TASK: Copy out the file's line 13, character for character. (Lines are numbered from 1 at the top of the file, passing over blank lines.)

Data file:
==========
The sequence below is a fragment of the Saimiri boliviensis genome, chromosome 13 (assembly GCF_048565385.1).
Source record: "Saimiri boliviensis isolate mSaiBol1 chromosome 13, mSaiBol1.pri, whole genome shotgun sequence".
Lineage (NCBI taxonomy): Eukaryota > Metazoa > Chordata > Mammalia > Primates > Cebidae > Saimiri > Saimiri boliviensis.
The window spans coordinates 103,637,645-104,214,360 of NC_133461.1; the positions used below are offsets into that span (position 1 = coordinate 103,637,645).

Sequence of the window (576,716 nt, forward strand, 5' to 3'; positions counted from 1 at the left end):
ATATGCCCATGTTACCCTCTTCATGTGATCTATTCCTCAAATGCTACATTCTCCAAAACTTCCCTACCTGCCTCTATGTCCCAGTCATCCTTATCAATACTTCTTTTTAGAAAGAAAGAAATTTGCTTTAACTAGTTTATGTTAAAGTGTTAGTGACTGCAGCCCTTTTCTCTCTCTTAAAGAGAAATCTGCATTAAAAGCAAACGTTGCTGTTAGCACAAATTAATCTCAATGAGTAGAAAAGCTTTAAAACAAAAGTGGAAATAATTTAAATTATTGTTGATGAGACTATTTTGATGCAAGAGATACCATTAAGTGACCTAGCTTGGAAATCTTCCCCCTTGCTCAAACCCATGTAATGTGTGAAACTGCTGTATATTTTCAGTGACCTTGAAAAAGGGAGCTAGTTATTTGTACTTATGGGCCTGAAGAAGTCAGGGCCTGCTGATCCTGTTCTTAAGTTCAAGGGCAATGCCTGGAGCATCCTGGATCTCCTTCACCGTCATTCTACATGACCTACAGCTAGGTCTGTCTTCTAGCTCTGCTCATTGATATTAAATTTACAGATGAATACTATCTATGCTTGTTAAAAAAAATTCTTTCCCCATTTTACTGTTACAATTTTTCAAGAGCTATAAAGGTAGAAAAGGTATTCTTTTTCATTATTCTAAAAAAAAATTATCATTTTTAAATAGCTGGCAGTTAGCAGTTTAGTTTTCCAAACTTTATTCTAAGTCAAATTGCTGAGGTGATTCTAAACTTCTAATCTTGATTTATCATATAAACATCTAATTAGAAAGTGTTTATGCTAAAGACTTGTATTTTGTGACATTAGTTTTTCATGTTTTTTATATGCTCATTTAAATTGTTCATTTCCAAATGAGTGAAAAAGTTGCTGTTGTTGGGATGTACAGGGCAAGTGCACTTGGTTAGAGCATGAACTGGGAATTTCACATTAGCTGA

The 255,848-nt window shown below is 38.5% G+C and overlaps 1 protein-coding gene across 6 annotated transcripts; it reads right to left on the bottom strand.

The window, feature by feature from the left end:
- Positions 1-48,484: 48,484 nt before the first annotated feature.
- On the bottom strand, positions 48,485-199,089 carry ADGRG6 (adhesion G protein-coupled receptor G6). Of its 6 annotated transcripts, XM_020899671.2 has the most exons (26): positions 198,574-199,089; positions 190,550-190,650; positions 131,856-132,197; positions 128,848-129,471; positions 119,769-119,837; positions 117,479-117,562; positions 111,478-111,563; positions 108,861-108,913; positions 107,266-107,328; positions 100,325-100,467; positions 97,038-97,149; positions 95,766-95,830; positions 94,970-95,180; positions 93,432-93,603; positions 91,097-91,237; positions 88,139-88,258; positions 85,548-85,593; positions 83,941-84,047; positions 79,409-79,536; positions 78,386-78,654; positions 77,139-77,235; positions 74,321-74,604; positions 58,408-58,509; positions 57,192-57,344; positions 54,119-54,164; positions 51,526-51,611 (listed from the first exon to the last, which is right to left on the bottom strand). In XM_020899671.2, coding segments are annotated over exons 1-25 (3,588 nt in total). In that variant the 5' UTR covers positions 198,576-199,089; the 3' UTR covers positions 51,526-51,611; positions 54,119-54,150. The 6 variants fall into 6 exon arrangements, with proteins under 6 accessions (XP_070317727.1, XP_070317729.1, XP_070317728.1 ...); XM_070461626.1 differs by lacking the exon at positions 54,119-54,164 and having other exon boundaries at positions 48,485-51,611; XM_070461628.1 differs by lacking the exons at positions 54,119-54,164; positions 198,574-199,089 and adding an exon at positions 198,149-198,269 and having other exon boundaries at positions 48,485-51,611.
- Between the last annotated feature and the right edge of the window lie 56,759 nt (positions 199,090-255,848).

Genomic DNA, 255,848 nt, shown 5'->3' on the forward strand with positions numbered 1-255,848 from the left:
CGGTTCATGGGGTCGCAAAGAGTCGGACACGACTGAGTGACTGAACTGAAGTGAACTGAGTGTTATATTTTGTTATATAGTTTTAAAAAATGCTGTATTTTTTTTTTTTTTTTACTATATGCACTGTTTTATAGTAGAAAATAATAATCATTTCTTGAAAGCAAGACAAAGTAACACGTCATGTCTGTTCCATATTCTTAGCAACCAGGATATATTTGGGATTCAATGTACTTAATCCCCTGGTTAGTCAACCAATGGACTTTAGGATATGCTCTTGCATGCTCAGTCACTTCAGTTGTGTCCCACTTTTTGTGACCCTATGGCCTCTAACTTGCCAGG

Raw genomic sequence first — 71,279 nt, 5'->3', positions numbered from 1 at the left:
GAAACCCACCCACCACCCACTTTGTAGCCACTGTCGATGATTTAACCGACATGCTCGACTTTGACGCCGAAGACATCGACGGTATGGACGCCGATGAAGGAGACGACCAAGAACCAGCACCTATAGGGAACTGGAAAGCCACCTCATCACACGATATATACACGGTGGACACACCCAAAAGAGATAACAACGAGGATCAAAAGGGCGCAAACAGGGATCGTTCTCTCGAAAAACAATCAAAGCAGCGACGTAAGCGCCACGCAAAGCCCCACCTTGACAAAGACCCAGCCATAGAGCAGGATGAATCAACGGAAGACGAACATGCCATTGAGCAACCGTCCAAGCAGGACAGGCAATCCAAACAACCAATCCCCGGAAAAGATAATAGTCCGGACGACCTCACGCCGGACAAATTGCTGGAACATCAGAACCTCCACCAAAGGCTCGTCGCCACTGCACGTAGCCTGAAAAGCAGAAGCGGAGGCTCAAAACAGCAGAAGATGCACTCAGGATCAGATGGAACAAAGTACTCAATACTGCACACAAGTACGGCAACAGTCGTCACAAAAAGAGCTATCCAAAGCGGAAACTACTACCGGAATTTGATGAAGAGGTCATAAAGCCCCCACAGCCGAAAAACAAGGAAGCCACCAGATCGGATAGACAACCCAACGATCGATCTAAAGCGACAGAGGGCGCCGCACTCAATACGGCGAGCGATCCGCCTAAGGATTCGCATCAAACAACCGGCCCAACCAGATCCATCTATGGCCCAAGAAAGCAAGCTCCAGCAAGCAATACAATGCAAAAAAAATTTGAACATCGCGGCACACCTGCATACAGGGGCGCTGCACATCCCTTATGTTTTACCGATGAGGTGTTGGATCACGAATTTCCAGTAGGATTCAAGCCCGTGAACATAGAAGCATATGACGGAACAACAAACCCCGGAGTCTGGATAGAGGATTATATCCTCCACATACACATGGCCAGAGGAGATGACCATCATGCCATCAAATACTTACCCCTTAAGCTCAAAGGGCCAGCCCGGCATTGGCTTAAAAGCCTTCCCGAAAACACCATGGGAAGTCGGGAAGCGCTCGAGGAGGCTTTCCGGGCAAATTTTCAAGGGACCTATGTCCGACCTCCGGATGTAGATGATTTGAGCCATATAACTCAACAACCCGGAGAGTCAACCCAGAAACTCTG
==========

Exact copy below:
CGGTTCATGGGGTCGCAAAGAGTCGGACACGACTGAGTGACTGAACTGAAGTGAACTGAGTGTTATATTTTGTTATATAGTTTTAAAAAATGCTGTATTTTTTTTTTTTTTTTACTATATGCACTGTTTTATAGTAGAAAATAATAATCATTTCTTGAAAGCAAGACAAAGTAACACGTCATGTCTGTTCCATATTCTTAGCAACCAGGATATATTTGGGATTCAATGTACTTAATCCCCTGGTTAGTCAACCAATGGACTTTAGGATATGCTCTTGCATGCTCAGTCACTTCAGTTGTGTCCCACTTTTTGTGACCCTATGGCCTCTAACTTGCCAGG